For making eco­nom­ical ice cream, liquid nitrogen cer­tainly isn’t the best choice. But for the bud­ding chemist looking to make a tasty treat from scratch — and draw a siz­able crowd on campus while doing it — it beats plain old ice any day.

“It’s a rather expen­sive way to make ice cream, but it turns out to be quite good,” said Murray Gibson, dean of the Col­lege of Sci­ence, who sam­pled ice cream whipped up on Friday after­noon by stu­dents in Northeastern’s chapter of the Amer­ican Chem­ical Society.

At 321 degrees below zero Fahren­heit — 77 Kelvin — when liquid nitrogen hits the cream and other ingre­di­ents, “it imme­di­ately cre­ates crys­tals,” said sopho­more Justin Roberts, the club’s vice pres­i­dent. “All it’s doing is freezing the cream really quickly.” The liquid nitrogen does its work in about 10 min­utes, far faster than tra­di­tional methods.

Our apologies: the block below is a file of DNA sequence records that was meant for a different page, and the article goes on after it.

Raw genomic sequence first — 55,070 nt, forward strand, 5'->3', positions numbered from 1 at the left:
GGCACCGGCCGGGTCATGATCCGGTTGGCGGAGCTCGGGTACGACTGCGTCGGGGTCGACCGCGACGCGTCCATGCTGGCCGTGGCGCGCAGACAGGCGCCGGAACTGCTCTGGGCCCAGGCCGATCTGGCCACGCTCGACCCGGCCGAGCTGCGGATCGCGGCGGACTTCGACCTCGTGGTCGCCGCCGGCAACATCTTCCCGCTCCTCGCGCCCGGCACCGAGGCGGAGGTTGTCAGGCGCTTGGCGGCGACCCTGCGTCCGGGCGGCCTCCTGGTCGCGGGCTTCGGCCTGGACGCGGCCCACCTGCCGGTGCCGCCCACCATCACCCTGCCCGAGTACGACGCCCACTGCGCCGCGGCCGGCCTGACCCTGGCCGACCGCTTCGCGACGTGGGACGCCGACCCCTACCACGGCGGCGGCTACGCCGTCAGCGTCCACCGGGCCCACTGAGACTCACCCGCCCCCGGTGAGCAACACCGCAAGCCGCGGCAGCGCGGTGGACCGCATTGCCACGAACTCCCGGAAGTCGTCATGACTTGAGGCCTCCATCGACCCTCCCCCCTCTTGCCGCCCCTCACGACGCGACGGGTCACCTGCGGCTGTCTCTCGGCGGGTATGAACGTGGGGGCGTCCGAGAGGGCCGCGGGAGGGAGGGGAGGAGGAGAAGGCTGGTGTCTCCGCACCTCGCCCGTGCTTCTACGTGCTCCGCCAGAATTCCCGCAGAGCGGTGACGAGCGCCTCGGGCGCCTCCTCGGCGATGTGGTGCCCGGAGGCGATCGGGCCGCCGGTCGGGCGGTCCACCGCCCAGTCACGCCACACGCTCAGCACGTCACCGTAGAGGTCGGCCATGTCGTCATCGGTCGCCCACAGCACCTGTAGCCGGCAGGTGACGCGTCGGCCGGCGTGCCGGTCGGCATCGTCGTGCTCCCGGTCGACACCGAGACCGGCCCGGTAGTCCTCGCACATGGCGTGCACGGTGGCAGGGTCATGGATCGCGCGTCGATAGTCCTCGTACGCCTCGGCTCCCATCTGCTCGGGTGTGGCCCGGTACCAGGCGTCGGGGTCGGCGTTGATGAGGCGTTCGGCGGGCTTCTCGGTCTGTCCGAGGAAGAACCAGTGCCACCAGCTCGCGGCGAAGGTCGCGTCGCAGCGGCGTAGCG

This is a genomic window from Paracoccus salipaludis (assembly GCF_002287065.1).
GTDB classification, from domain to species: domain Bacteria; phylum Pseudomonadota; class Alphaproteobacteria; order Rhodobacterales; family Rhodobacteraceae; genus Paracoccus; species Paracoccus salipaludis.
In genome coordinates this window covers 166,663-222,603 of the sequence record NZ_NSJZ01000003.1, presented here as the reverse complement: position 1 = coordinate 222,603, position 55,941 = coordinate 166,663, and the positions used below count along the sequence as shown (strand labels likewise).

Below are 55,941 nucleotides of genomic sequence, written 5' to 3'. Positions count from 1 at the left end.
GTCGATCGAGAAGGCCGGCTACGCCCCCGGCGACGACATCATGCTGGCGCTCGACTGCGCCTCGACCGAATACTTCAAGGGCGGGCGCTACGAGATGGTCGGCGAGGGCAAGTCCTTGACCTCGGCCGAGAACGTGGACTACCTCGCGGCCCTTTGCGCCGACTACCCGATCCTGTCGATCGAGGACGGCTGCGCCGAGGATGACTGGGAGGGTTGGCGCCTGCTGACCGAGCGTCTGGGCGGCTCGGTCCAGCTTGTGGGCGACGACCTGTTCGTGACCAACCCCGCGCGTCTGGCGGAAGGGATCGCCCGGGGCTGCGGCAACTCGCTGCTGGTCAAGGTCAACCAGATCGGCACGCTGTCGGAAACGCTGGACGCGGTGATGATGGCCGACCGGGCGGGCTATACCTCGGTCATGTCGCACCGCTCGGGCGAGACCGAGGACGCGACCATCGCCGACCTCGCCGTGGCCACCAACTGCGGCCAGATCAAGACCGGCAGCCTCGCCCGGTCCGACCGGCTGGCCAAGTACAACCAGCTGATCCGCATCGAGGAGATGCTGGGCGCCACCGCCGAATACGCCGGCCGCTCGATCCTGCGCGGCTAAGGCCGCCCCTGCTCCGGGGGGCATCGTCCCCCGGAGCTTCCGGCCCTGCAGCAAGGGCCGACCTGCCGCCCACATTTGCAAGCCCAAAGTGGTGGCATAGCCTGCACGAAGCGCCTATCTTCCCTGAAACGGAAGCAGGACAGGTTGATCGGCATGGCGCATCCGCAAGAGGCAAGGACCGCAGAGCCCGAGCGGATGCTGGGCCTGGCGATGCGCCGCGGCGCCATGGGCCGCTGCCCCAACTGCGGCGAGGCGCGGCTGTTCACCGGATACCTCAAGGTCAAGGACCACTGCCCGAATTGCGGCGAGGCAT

The liquid nitrogen quickly evap­o­rates, cre­ating a cloud that looks like smoke. That vapor cloud drew passersby on Krentzman Quad who might oth­er­wise be looking to start their weekend early on a warm Friday after­noon.

“It tastes dif­ferent from store bought ice cream,” Roberts said, sam­pling a gooey scoop of vanilla. “It’s a lot more like what you’d make a home.”

The start-​​of-​​the-​​semester event was inspired by a sim­ilar one held last year for first-​​year chem­istry stu­dents.

“We did it last year for the department’s new freshmen and it really went well, so this year we wanted to open it up to the whole school,” said Vicki Berger, a junior chem­istry major and the club’s trea­surer.

Even though the main draw was the ice cream made with liquid nitrogen, the bud­ding sci­en­tists real­ized that the process wasn’t fast enough to meet demand on campus. But how does one pro­cure ice cream that’s ready to scoop even faster than the batch made with liquid nitrogen?

Easy — buy it at the supermarket.